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Woolmer’s last words to team: ‘Come on, lift yourselves’
- Pakistan senior pro Yousuf remembers late coach emotionally

Chennai: “You’ve only lost a game of cricket... It’s not the end of the world and you’ll be playing many more matches... The mood now reminds me of how the South Africans felt (in Birmingham) after failing to make the 1999 final... Come on, lift yourselves...”

According to senior pro Mohammed Yousuf, those were the late Bob Woolmer’s last words in the Pakistan dressing room (Sabina Park, Kingston) after the shock defeat at the hands of Ireland, a loss which ended the 2007 World Cup campaign in the first-round itself.

Recounting that at the Bangalore airport on Thursday afternoon, waiting to board a much-delayed Jet flight for Chennai, an emotional Yousuf told The Telegraph: “I’ve worked with many coaches, but Bob was special... He knew his job and, to give an example, structured training sessions in such a manner that everybody came away better prepared... Bob was a zabardaast coach...”

In India for the Afro-Asia Cup (he top-scored for Asia in Wednesday’s opener), Yousuf added: “I’m not sure who is going to be our next coach, but Bob will definitely be missed.”

Yousuf, in fact, took the same elevator as Woolmer when the devastated team returned to the Jamaica Pegasus.

“Shoaib Malik and a couple of other players were also there and when it stopped on my floor (third), Bob quipped ‘ladies first’... We laughed... I didn’t get to see him after that...”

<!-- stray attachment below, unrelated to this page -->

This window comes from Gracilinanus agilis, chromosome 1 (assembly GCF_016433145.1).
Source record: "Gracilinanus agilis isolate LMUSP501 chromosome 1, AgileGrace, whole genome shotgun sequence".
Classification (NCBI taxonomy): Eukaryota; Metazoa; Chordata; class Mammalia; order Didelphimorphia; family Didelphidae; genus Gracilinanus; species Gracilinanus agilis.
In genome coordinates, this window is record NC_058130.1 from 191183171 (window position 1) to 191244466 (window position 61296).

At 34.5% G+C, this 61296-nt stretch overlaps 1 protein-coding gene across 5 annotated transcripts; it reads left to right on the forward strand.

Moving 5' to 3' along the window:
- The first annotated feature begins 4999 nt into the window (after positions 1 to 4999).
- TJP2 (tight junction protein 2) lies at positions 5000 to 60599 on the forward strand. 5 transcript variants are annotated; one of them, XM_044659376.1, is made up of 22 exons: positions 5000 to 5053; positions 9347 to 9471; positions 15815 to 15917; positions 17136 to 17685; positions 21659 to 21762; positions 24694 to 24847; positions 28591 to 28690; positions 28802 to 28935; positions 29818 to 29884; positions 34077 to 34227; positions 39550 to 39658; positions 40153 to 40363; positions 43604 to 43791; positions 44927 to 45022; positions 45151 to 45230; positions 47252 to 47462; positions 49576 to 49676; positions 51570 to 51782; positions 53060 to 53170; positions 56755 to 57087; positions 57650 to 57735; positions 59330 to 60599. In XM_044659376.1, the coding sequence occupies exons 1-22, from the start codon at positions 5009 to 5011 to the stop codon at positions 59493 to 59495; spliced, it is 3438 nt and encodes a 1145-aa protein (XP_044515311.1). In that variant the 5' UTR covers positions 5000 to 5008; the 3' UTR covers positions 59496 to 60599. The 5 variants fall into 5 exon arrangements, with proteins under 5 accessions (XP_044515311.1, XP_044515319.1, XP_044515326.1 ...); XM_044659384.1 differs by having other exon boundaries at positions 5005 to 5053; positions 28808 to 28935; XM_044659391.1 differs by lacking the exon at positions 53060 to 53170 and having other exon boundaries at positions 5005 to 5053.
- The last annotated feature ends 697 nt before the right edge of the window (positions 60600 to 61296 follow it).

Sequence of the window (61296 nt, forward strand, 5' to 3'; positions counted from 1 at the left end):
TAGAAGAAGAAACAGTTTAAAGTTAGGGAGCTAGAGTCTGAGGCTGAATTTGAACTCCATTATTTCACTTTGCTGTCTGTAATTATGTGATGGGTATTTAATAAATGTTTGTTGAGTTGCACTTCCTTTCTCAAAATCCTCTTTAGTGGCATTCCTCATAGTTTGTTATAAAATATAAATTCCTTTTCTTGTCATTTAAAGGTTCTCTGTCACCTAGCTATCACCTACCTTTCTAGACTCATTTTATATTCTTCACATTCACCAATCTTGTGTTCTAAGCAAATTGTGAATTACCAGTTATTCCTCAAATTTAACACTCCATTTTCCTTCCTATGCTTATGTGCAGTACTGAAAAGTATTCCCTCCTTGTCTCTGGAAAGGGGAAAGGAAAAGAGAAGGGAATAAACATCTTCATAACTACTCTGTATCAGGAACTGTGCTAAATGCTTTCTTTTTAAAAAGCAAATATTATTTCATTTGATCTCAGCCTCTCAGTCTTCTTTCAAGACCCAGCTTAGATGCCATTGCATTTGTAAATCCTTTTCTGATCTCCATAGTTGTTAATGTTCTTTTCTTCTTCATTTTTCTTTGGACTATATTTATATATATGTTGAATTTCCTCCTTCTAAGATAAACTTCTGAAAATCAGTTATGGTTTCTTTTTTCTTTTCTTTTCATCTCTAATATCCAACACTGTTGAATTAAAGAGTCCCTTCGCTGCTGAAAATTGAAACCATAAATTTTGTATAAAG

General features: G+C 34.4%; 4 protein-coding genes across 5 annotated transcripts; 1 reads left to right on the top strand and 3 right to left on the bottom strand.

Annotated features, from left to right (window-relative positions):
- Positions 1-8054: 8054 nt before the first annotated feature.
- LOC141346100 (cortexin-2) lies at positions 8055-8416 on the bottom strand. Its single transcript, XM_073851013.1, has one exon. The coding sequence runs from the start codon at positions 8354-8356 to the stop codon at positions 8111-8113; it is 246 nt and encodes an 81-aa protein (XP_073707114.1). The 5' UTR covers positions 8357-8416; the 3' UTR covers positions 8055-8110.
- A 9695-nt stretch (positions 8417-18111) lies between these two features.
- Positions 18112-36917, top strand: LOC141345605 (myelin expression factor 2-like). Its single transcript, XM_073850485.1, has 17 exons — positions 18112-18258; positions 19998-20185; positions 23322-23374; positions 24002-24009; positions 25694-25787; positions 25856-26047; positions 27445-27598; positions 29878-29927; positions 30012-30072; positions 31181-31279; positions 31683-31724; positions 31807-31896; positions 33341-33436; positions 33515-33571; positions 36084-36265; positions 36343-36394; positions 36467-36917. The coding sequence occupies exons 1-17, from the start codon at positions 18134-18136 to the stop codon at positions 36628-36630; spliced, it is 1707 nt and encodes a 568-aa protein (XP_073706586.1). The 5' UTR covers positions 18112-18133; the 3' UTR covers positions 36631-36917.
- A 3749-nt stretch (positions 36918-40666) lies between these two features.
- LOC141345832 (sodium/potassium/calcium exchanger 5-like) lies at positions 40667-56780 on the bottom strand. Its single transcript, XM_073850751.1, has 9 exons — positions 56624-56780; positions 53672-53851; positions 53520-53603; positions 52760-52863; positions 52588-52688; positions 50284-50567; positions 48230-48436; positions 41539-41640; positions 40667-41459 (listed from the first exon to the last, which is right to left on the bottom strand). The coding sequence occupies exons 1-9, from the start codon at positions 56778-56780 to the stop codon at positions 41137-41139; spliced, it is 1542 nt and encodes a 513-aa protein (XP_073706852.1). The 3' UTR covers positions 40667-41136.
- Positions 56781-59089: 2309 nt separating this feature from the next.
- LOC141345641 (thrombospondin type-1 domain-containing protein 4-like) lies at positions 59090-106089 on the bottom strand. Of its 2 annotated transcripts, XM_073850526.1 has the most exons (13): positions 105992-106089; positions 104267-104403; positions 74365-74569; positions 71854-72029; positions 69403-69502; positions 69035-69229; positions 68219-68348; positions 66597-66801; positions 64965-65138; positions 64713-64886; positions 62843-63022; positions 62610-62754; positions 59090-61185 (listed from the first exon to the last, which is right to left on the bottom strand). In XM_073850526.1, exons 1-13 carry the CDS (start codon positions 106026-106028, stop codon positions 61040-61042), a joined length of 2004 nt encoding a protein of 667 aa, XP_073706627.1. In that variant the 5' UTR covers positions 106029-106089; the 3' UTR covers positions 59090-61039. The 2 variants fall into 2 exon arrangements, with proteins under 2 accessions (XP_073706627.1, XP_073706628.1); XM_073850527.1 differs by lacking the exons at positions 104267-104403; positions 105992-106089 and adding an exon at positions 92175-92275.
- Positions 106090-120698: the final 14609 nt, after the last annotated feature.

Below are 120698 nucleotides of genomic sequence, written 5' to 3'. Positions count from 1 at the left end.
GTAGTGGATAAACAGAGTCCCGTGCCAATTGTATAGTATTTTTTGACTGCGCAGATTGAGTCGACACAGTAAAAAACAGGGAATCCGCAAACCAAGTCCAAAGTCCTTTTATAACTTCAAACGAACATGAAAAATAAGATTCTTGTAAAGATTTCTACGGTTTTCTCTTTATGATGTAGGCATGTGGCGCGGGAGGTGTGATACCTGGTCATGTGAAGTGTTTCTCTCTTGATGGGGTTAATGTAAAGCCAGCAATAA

Being very particular about his prayers (Yousuf became a convert a few years ago), he was up around 5.00 the next morning and, then, went back to sleep.

“I got up again at about 11.30 and was informed that Bob had been taken to hospital... I assumed he’d fallen ill because of the stress... I never suspected foul play... Of course, it became unbearable when Bob’s death began to be treated as murder... Main aap se kya bataoon... Every minute seemed an eternity and look at the way we were treated — a throat swab was taken... Then, we were fingerprinted... It was terrible till we left the West Indies...”

The Jamaica police claim to have fresh information but, earlier this week, they somersaulted and announced that Woolmer’s death on March 18 had actually been of natural causes!

It’s no surprise that Yousuf, too, wants the Jamaica police to be sued. “Obviously, we can’t do so as individuals... After what each one of us went through — and we can’t forget those days — it’s for the Pakistan Cricket Board to do what’s necessary.”

Yousuf, who didn’t touch a bat for weeks after the World Cup shock, dismissed the charge that most of the players had been devoting more time to religious activities.

Woh koi baat hi nahin hai... When a Muslim is out of his house, he can say short two-minute prayers... People must find some excuse... People have to make an issue... Surely, the Indians weren’t saying namaaz... Why did they (also) crash out' Yeh koi baat nahin banti... If anything, Allah is only going to answer your prayers...”

Yousuf added: “Fact of the matter is that we didn’t play well... It’s strange that we wouldn’t have got any credit had we beaten Ireland, but got crucified for losing... In sport, there will be winners and losers.”

Clarifying that he never staked a claim for the captaincy after the World Cup, Yousuf endorsed the decision to appoint Malik. “I’m not disappointed... Shoaib brings a lot of energy in the field... He has begun well (in Abu Dhabi last month)...”

Young Malik should feel more assured. Yousuf, after all, has been a stand-in captain.

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